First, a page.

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Jewish history


  • Lessons on Isolation and Humanity in a Family's Letters from Hiding

    by Daphne Geismar

    A virus doesn’t discriminate. But our social structures, systemic biases, and policy choices have made some populations particularly vulnerable. This pandemic has changed us. We must make changes so this tragedy, like the Holocaust, isn’t repeated.



  • Czech Museum Director Fired

    Director of the Lidice memorial, Martina Lehmannová, was let go amid accusations that the government is trying to whitewash inconvenient facts to suit its preferred narrative.



  • A Bittersweet Homecoming for Egypt’s Jews

    A rare ceremony at an ancient synagogue brought 180 Jews back to Egypt, decades after they were pressured to leave. But few Egyptians knew about it, highlighting government ambivalence.



  • George Steiner: The Last Viennese Jew

    by Arie M. Dubnov

    The Holocaust was an impulsive rebellion by 'polytheistic instincts' against the 'noble tyranny' of Jewish monotheism, claimed Jewish American essayist and literary critic George Steiner, who passed away this month, aged 90.


  • BBC Whitewashes U.S. Refusal to Bomb Auschwitz

    by Rafael Medoff

    The new BBC documentary about the question of bombing Auschwitz deserves an award—for creative fiction. Through omissions, distortions, and “re-enactments” of conversations with imaginary dialogue inserted for effect, the BBC has made a shambles of the historical record concerning this important issue.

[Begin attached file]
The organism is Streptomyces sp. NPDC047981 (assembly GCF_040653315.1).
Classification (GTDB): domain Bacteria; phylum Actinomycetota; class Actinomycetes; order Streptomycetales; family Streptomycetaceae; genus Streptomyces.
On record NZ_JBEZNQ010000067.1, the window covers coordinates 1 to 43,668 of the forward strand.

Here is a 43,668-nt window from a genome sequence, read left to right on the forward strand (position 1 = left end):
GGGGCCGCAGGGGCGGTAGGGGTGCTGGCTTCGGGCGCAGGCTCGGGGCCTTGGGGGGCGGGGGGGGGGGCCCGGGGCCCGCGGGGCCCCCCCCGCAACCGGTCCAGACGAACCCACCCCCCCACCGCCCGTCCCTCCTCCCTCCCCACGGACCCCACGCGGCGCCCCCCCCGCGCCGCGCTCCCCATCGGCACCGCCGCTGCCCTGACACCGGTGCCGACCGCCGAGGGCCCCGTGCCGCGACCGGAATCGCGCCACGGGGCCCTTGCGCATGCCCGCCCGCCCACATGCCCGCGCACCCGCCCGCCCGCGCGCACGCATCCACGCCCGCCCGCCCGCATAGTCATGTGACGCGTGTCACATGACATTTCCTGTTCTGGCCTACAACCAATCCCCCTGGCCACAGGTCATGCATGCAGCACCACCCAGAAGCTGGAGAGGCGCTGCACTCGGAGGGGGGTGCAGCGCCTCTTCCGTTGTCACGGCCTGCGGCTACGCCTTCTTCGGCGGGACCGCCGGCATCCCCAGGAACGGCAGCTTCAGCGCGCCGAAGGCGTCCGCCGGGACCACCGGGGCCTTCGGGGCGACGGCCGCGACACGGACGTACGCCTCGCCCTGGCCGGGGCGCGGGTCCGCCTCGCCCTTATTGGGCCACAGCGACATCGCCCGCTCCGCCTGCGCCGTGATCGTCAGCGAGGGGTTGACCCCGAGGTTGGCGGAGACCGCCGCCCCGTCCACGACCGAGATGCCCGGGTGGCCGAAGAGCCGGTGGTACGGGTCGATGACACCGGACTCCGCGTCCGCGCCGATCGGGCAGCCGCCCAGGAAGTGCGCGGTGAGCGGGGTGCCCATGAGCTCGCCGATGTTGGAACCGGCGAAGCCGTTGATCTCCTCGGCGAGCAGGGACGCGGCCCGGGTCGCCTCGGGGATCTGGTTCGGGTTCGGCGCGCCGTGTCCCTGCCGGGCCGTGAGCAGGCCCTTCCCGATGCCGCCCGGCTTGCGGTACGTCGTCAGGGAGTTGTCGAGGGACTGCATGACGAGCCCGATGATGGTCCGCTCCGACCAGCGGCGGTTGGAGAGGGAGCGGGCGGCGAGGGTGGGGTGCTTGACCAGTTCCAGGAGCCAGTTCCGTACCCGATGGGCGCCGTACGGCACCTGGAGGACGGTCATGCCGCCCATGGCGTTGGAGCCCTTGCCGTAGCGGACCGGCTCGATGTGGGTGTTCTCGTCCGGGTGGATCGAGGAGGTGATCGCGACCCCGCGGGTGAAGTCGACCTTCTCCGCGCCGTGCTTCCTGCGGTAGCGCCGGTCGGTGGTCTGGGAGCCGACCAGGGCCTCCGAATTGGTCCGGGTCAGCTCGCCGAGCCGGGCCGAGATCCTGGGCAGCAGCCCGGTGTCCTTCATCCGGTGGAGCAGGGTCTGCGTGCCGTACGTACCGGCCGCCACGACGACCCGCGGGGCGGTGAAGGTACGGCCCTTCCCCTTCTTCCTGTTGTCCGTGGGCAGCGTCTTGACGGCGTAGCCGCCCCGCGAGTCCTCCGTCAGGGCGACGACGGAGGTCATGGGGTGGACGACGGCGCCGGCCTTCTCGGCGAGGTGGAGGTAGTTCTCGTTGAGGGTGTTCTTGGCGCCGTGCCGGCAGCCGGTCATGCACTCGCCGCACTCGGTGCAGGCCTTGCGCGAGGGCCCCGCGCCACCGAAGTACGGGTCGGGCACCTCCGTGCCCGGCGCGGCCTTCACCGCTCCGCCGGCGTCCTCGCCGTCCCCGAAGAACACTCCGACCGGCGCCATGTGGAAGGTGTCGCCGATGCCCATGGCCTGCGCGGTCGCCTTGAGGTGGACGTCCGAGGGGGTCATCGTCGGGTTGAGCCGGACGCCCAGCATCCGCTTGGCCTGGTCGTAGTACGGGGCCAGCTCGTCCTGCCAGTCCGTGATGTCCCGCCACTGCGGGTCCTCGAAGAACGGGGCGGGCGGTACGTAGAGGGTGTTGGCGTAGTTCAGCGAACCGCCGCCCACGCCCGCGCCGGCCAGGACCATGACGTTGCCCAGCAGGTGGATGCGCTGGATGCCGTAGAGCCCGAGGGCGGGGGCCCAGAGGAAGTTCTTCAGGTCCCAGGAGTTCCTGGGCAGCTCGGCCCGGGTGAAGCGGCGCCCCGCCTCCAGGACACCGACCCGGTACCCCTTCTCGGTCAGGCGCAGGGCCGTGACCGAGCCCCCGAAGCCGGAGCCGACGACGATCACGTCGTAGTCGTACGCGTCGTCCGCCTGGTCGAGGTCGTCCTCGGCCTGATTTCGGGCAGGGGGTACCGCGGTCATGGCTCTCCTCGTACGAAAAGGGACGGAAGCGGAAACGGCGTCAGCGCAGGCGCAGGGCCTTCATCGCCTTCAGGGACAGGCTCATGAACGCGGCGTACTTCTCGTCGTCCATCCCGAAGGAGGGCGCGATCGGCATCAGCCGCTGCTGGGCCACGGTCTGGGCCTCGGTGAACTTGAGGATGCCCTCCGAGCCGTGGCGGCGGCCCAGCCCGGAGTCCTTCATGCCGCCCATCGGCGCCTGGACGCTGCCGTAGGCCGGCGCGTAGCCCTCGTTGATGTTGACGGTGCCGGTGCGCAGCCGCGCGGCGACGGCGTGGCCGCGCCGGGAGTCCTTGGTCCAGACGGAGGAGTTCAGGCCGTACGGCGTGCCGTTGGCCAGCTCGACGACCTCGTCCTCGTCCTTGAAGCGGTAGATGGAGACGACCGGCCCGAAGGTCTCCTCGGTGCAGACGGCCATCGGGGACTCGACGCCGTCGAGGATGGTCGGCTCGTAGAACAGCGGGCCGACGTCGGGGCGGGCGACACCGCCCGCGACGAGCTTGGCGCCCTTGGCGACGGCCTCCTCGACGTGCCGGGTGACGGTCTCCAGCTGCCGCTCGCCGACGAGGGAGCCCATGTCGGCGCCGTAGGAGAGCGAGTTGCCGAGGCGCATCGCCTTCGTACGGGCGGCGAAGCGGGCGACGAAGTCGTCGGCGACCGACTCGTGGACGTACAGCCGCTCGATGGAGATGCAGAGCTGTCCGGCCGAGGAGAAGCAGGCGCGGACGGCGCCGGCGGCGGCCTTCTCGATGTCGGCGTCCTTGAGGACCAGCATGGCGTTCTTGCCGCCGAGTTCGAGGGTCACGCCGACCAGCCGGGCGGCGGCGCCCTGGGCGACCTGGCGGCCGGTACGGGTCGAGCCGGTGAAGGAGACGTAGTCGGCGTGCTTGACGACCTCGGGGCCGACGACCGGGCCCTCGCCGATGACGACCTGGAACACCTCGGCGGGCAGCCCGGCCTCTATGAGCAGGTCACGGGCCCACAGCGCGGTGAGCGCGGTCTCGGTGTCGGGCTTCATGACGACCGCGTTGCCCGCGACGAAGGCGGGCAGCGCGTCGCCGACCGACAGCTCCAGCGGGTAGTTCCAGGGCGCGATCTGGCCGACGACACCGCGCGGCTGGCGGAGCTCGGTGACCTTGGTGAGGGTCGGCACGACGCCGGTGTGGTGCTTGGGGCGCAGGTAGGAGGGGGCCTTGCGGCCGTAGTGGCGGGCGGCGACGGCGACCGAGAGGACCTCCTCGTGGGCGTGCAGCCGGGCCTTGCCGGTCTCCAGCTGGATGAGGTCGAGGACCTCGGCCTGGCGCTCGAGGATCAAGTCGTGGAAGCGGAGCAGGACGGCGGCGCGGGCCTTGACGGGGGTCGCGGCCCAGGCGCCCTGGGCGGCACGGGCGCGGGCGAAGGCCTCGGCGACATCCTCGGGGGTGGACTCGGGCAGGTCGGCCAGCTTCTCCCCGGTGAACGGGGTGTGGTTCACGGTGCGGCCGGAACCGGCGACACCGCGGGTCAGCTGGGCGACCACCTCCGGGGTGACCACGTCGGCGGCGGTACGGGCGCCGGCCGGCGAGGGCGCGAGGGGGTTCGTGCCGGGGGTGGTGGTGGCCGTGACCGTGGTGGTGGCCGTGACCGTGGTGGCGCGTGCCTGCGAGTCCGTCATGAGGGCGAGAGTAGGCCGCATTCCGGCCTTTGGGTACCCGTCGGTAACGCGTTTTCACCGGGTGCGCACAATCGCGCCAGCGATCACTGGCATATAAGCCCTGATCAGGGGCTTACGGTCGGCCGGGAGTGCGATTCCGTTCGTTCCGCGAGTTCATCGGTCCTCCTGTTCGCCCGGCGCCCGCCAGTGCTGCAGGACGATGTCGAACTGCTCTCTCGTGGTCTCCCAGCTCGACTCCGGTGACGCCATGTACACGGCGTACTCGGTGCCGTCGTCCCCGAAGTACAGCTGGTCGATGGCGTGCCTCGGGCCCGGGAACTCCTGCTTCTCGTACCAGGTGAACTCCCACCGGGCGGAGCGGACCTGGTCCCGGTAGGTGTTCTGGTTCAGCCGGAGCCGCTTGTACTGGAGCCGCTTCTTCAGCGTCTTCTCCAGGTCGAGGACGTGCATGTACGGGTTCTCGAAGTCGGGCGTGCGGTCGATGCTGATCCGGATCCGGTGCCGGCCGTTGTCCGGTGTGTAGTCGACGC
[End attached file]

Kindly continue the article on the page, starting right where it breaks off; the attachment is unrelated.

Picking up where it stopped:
• Why FDR Turned Away Jewish Students

    by Rafael Medoff

    American immigration policy was governed by a strict quota system, based on national origins. But the law contained three major exceptions: clergy, professors, and students could be admitted outside the quota restrictions.



  • A Brief History of the Crock-Pot

    Eighty years after it was patented, the Crock-Pot remains a comforting presence in American kitchens.


  • How did November become the Mizrahi Heritage Month? And what’s Mizrahi anyhow?

    by Lior Sternfeld and Arie M. Dubnov

    The Mizrahi heritage month is not a local, grassroots initiative that emerged in response to experiences of discrimination or marginalization. Instead, it is a transatlantic importation of recent attempts by the Israeli government to commemorate the forced expulsion of Jews from the Arab and Muslim world in the wake of the establishment of Israel.


  • The History Behind a Recently Defaced French Holocaust Memorial

    by Norman JW Goda

    The memorial plaque at 12 rue Sainte-Catherine in the central part of town contained the names of the 86 Jews arrested at that address on 9 February 1943. It was the largest single roundup of Jews in the city. On the plaque, black paint was used to cross out their names.